Decentraland, which is a decentralised 3D virtual reality platform using the Ethereum blockchain, has hit an all-time high. Decentraland is unique in that it models itself as a world owned by its users. Users can create graphics and land while trading clothing, estates and other digital assets. This is all a part of its unique user-controlled trading system. Up until the recent Facebook announcement the coin had traded under $1. Now it has hit a new record high of $4.69. Like other metaverse coins, Decentraland has Facebook’s recent name change to thank for the spike. Since Facebook’s rebranding, Decentraland’s MANA coin has gained a whopping 300%. That’s incredible considering that it’s been less than a week since the announcement was made.
In the same vein, Axie infinity’s user base has grown by 5% since the Facebook announcement. The blockchain game has seen over 200% growth in revenue over the last three months. After Zuckerberg’s announcement, the game’s AXS token now has an all-time high price of $162.
Facebook Consumers Meta-verse Reaction
It’s clear that the blockchain projects and metaverse tokens have performed well amidst the announcement, however, how did Facebook’s own consumers and the market react? According to a study done by morning consult, consumers feel less strongly about the Meta logo. Roughly 1 in 3 (32%) said they have a favourable opinion of the symbol after they were shown a photo of it. A similar share (30%) reacted unfavourably, and 37 per cent said they have no opinion about it.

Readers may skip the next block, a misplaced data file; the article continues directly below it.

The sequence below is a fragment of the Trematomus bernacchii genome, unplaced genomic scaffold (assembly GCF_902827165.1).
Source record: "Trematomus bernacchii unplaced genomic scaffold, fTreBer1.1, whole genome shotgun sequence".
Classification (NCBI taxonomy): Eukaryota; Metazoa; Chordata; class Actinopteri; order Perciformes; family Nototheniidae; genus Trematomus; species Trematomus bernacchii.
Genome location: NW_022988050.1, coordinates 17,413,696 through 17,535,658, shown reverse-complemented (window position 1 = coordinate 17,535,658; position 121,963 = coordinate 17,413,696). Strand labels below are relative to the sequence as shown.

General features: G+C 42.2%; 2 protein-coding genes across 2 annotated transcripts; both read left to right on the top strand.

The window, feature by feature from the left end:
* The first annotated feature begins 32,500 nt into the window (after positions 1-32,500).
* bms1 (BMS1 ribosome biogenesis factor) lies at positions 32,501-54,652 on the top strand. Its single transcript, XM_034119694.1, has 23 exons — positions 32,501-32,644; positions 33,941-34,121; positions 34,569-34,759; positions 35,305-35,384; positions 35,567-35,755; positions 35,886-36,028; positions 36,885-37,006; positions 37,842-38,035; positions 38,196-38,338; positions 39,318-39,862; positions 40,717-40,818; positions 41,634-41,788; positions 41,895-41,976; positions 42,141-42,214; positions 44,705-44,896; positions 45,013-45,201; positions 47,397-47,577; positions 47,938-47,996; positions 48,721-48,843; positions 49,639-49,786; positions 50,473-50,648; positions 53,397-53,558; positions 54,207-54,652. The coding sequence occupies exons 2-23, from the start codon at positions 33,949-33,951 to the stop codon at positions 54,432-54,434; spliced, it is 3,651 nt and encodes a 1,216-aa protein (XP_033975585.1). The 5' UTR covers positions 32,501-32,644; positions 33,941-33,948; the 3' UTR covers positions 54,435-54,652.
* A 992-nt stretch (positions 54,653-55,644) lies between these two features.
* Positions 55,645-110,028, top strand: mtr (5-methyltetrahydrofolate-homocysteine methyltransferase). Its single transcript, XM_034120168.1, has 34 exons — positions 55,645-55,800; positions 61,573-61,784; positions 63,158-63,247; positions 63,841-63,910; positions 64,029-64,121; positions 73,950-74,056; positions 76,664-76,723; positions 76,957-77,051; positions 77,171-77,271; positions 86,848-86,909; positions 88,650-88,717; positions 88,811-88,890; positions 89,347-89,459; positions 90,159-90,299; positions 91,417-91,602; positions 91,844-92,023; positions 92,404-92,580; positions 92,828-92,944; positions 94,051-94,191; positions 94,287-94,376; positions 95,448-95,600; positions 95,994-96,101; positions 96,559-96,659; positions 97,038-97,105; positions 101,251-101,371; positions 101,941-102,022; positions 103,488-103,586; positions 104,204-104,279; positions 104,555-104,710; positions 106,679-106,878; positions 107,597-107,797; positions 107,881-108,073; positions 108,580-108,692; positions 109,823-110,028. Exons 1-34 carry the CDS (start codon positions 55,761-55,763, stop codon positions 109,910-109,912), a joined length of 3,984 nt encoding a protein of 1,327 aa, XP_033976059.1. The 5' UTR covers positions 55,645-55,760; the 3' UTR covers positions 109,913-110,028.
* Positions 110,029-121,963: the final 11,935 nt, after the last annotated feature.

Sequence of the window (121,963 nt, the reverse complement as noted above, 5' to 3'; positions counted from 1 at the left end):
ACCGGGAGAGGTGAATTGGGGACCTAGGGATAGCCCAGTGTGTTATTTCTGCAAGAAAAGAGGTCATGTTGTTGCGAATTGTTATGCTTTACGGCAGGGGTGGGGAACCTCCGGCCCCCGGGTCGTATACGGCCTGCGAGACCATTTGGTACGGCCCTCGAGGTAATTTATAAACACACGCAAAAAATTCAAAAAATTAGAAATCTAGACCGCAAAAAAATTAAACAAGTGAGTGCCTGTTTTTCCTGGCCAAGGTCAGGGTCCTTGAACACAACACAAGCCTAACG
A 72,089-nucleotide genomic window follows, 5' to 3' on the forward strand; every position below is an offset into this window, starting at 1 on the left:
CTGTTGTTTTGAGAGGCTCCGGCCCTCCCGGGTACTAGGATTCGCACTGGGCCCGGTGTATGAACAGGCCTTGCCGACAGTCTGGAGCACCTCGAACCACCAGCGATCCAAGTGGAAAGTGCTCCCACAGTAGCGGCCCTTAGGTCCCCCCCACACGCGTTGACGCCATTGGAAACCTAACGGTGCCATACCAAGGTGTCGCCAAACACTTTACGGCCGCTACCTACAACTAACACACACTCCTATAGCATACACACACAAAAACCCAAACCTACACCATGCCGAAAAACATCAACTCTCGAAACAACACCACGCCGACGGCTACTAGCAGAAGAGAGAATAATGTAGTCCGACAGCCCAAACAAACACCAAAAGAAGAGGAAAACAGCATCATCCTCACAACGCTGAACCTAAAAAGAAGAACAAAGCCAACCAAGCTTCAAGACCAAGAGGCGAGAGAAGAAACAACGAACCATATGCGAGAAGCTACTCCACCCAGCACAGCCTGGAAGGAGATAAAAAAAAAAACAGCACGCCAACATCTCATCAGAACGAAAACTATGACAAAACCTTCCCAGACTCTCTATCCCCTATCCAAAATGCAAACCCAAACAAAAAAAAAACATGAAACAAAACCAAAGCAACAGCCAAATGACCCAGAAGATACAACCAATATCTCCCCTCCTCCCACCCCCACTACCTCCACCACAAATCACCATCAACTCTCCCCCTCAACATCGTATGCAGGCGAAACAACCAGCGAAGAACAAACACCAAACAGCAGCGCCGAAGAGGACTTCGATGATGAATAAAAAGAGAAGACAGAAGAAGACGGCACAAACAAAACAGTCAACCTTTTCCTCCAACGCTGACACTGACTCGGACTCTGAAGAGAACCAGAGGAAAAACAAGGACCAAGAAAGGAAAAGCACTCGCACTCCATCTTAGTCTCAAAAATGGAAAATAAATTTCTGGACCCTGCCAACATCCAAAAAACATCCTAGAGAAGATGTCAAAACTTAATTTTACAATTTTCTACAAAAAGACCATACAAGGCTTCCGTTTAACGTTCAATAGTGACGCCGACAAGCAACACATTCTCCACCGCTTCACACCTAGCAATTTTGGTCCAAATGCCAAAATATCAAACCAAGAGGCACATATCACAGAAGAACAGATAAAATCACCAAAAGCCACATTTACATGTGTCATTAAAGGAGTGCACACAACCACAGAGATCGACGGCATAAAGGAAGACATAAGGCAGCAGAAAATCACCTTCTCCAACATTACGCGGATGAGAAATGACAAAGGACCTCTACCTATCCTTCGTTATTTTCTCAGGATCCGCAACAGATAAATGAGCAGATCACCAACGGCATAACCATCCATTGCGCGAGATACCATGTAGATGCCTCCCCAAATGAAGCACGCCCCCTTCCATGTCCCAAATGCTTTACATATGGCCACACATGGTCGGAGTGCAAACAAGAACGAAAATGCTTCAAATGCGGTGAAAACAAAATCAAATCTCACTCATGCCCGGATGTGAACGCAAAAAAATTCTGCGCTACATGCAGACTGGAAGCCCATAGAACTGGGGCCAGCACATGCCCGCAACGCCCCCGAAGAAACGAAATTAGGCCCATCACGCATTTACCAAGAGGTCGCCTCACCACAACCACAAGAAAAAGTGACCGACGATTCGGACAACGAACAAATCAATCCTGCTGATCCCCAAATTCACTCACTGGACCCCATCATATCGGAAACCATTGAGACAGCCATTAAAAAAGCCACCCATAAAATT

Big companies like Microsoft have hit the ground running with plans to step into the Metaverse space. Reacting to Facebook’s Horizon, Microsoft has announced its own Metaverse, planned to be built into Microsoft teams. They’ve dubbed it a collaborative platform for virtual experiences with 3-D avatars coming to Teams next year in 2022. Businesses will be able to build their own Virtual Spaces in Teams.
While it seems like the Metaverse and all things that it entails is still in its infancy, there’s certainly a lot to look forward to. It seems like in a world of self-driving cars, high-speed internet and blockchain technology, nothing is too far fetched anymore. As giants like Facebook join the fold and invest millions of dollars into their Meta ambitions, it’s inevitable that this trend will become just as intertwined into our lives as any other internet social media breakthrough we’ve seen in recent years.